Writing is generating those sparks in cosmic dust and using them to light your way.

You can’t be that intense all the time, of course. Knowing when to step off the gas is just as important in novel writing. You don’t want to exhaust the reader. And the best way to ensure that is to keep the writing smooth and natural: pacing is another intuitive skill, probably the easiest one to get wrong when you’re wrapped up in the grammar mechanics and the plot points and the million other factors jostling for your attention. There comes a point where you have to just glide and let your instincts take over, otherwise you’d be agonising for a year over each chapter.

The hardest scenes for me to write in Sparks in Cosmic Dust were those with group dialogue. It’s like acting all the parts in a play on your own, and each character has to have a unique voice while also driving the story forward. I’m at my best with one on one dialogue—I like generating friction in the backs and forths—but in a five-strong group, it’s harder to settle into a groove. It’s also hard to give each character equal weight. While it’s often necessary to focus on one or two in the scene, you have to at least consider the others’ POV, even if they’re not speaking.

The easiest chapters were, strangely enough, the action scenes. There are quite a few in Sparks, especially in the second half. But I’ve found from past experience that my action scenes flow much better if I write them in one go. The ebb and flow requires continuity, and any time I have to stop-start, I lose that momentum. One extended chase/fight scene ending on the beach of Zopyrus I had to spread over two chapters, but I made sure I got the whole thing done in two days. It also had an emotional climax, which may have ultimately worked better because I was so exhausted. The desperation the characters felt mirrored my own.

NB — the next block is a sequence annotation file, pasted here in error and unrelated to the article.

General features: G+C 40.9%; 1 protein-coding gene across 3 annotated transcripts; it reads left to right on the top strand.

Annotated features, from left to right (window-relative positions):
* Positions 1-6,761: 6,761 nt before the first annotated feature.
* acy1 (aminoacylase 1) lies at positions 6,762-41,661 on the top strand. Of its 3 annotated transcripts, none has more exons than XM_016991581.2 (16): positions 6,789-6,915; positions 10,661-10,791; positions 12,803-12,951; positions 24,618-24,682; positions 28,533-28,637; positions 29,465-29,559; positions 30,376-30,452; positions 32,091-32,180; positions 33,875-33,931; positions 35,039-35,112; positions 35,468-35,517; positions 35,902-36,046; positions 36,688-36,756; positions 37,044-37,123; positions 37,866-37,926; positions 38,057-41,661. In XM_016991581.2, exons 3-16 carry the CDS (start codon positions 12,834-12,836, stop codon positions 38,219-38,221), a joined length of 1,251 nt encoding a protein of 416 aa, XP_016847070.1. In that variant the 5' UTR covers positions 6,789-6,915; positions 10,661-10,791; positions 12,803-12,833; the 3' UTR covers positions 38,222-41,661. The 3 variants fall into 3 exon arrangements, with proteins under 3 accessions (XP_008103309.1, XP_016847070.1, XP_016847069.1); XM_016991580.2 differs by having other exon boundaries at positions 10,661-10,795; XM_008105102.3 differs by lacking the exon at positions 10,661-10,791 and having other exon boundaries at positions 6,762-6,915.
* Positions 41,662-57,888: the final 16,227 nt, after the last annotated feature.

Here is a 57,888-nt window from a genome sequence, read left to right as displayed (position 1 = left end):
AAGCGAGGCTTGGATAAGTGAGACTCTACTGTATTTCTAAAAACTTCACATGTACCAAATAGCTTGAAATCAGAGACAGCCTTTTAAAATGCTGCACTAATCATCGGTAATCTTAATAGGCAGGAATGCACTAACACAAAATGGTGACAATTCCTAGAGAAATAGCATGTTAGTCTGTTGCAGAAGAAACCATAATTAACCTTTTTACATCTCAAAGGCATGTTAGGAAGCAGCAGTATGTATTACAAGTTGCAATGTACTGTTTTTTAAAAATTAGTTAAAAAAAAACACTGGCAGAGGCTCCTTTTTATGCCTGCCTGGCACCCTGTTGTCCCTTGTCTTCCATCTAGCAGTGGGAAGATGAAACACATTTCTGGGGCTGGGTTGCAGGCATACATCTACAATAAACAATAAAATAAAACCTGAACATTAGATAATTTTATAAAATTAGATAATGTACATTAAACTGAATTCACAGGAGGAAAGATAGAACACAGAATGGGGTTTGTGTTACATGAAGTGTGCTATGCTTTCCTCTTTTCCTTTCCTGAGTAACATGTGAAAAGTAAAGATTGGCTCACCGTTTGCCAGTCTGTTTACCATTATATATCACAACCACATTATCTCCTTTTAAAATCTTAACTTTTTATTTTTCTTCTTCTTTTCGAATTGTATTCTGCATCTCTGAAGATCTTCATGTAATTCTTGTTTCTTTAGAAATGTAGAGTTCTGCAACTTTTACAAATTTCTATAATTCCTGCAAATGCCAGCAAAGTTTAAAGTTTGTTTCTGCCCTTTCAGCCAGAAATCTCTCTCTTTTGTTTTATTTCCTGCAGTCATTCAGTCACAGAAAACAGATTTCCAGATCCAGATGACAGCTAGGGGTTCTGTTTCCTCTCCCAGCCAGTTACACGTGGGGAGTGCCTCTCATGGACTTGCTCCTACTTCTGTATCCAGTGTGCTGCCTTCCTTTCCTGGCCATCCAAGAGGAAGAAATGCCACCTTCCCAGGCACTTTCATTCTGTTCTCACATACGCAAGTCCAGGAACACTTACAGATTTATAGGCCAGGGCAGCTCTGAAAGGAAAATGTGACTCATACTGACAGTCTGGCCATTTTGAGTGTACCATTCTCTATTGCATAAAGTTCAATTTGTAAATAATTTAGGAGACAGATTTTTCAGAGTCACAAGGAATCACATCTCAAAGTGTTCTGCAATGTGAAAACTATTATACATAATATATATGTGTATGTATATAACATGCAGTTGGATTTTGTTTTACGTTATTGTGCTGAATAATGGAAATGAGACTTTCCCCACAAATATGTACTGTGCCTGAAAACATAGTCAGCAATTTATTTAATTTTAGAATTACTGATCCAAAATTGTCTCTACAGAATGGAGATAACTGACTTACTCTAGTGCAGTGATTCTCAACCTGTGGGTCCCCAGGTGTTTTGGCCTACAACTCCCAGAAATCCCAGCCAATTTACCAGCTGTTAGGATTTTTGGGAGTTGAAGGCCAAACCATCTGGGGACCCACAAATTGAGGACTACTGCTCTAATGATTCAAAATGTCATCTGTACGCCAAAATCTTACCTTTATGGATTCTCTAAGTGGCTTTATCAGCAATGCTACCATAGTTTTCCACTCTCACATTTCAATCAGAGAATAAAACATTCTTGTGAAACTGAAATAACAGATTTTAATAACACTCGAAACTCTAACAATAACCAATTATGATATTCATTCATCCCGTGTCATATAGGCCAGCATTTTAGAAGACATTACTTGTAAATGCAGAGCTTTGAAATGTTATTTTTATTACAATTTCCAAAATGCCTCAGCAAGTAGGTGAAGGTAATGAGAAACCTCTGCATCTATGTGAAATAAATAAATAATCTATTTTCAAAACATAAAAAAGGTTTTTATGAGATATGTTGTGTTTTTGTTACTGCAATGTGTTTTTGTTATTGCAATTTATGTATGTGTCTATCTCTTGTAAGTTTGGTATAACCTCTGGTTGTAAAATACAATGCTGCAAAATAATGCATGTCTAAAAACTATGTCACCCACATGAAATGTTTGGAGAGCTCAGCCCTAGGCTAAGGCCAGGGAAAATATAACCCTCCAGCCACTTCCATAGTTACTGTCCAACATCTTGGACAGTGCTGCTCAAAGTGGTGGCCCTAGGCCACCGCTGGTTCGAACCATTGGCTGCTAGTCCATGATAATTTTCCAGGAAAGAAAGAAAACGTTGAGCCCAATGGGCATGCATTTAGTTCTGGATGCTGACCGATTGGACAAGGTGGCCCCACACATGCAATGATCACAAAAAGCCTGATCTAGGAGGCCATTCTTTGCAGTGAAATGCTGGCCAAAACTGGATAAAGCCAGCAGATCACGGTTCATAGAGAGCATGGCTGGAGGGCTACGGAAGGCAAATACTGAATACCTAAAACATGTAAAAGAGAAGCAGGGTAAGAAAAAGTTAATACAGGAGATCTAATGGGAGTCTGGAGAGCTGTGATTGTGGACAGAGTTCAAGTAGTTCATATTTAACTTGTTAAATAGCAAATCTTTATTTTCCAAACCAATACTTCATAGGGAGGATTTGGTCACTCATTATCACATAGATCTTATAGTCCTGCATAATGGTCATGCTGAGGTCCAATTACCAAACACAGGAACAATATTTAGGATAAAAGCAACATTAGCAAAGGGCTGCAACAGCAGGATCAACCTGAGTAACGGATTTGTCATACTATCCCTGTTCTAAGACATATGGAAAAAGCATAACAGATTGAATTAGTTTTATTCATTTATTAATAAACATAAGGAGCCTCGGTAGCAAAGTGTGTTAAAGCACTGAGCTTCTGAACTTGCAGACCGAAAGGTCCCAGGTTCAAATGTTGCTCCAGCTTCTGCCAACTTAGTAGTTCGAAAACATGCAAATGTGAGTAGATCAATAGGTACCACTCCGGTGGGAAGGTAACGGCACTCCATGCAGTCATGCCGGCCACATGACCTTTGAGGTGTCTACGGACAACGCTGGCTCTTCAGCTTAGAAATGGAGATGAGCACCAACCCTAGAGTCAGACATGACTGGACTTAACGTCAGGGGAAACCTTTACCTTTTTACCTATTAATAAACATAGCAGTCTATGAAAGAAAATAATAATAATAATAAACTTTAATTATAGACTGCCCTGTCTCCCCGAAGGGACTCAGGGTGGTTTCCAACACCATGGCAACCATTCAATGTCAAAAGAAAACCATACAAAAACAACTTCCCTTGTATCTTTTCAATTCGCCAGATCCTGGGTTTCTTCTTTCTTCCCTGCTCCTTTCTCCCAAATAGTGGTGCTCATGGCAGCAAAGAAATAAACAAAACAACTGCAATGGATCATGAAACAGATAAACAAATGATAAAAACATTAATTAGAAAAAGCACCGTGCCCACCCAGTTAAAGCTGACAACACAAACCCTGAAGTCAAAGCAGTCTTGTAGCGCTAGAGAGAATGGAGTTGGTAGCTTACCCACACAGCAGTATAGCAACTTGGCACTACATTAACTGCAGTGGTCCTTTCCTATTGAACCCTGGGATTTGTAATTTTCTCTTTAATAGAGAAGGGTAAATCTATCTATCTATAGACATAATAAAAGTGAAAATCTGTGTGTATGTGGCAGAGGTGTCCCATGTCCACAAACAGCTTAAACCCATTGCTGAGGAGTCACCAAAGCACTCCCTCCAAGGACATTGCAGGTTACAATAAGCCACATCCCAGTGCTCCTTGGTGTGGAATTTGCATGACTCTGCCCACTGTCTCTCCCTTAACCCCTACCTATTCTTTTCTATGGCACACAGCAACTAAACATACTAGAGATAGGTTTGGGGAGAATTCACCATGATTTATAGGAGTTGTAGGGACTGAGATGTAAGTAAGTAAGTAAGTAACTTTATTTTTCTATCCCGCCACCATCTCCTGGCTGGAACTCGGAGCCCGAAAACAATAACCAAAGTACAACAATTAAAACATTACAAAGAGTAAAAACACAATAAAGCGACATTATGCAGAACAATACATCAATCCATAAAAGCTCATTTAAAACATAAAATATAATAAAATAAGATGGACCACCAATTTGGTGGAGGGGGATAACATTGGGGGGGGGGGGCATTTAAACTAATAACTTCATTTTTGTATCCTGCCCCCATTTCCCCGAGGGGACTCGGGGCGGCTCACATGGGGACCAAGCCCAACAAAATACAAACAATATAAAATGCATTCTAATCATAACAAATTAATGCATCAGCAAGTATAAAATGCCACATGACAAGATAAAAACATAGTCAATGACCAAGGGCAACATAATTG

I outlined thirty-odd chapters before I wrote Sparks, giving a paragraph for each chapter. That’s always the most critical part of novel writing for me in that the story arcs have to work in condensed form before I even think about embarking on the journey into the black hole. Chapters evolve as I write, but for the most part that initial outline is close to the end product.

It took me three months to write Sparks, and another one to edit it before submission. That’s a pretty quick turnaround, especially the latter part. I think the confidence gained from having written four previous novels allowed me to loosen up and trust my intuition this time. The result is my most ambitious and probably my most consistent SF book yet.

Today is launch day for Sparks in Cosmic Dust! Woohoo! To celebrate, I’m posting a five-part look at the book’s development, from initial concept to book launch. I'm also giving away one SF title from my back catalogue with each segment, ending with a special Sparks giveaway. The winners will be all announced on September 30th on my own blog:

Here’s where you can find the other installments:

Part 1: Concept (Aug 31)—Contact: Infinite Futures Blog
Part 2: Character (Sep 13)—Mercurial Times (my blog)
Part 4: The Writing Process (Sep 23)—Shawn Kupfer’s Blog
Part 5: Publication (Sep 28)—Carina Press Blog